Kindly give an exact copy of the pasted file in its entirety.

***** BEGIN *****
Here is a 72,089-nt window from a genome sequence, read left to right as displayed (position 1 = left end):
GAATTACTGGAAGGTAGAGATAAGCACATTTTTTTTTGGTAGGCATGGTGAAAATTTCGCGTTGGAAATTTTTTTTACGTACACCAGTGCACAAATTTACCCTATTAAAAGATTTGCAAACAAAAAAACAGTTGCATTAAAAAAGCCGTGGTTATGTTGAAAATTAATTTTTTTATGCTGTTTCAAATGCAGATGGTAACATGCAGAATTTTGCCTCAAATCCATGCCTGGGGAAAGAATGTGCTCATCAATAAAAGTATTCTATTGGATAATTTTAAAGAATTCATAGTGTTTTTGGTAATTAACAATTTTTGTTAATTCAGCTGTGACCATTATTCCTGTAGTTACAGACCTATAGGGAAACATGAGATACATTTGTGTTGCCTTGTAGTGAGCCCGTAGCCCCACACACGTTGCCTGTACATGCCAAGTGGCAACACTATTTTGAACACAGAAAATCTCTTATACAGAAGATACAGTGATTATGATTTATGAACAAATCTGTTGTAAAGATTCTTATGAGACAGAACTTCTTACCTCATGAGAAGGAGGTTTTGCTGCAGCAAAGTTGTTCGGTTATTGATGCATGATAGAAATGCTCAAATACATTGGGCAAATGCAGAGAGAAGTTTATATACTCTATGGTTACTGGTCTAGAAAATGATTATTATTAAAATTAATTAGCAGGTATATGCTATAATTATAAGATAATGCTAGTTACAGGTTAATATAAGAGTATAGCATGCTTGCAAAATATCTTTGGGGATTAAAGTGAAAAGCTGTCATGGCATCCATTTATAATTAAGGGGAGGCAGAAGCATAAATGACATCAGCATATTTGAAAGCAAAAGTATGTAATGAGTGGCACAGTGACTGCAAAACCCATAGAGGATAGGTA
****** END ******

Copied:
Here is a 72,089-nt window from a genome sequence, read left to right as displayed (position 1 = left end):
GAATTACTGGAAGGTAGAGATAAGCACATTTTTTTTTGGTAGGCATGGTGAAAATTTCGCGTTGGAAATTTTTTTTACGTACACCAGTGCACAAATTTACCCTATTAAAAGATTTGCAAACAAAAAAACAGTTGCATTAAAAAAGCCGTGGTTATGTTGAAAATTAATTTTTTTATGCTGTTTCAAATGCAGATGGTAACATGCAGAATTTTGCCTCAAATCCATGCCTGGGGAAAGAATGTGCTCATCAATAAAAGTATTCTATTGGATAATTTTAAAGAATTCATAGTGTTTTTGGTAATTAACAATTTTTGTTAATTCAGCTGTGACCATTATTCCTGTAGTTACAGACCTATAGGGAAACATGAGATACATTTGTGTTGCCTTGTAGTGAGCCCGTAGCCCCACACACGTTGCCTGTACATGCCAAGTGGCAACACTATTTTGAACACAGAAAATCTCTTATACAGAAGATACAGTGATTATGATTTATGAACAAATCTGTTGTAAAGATTCTTATGAGACAGAACTTCTTACCTCATGAGAAGGAGGTTTTGCTGCAGCAAAGTTGTTCGGTTATTGATGCATGATAGAAATGCTCAAATACATTGGGCAAATGCAGAGAGAAGTTTATATACTCTATGGTTACTGGTCTAGAAAATGATTATTATTAAAATTAATTAGCAGGTATATGCTATAATTATAAGATAATGCTAGTTACAGGTTAATATAAGAGTATAGCATGCTTGCAAAATATCTTTGGGGATTAAAGTGAAAAGCTGTCATGGCATCCATTTATAATTAAGGGGAGGCAGAAGCATAAATGACATCAGCATATTTGAAAGCAAAAGTATGTAATGAGTGGCACAGTGACTGCAAAACCCATAGAGGATAGGTA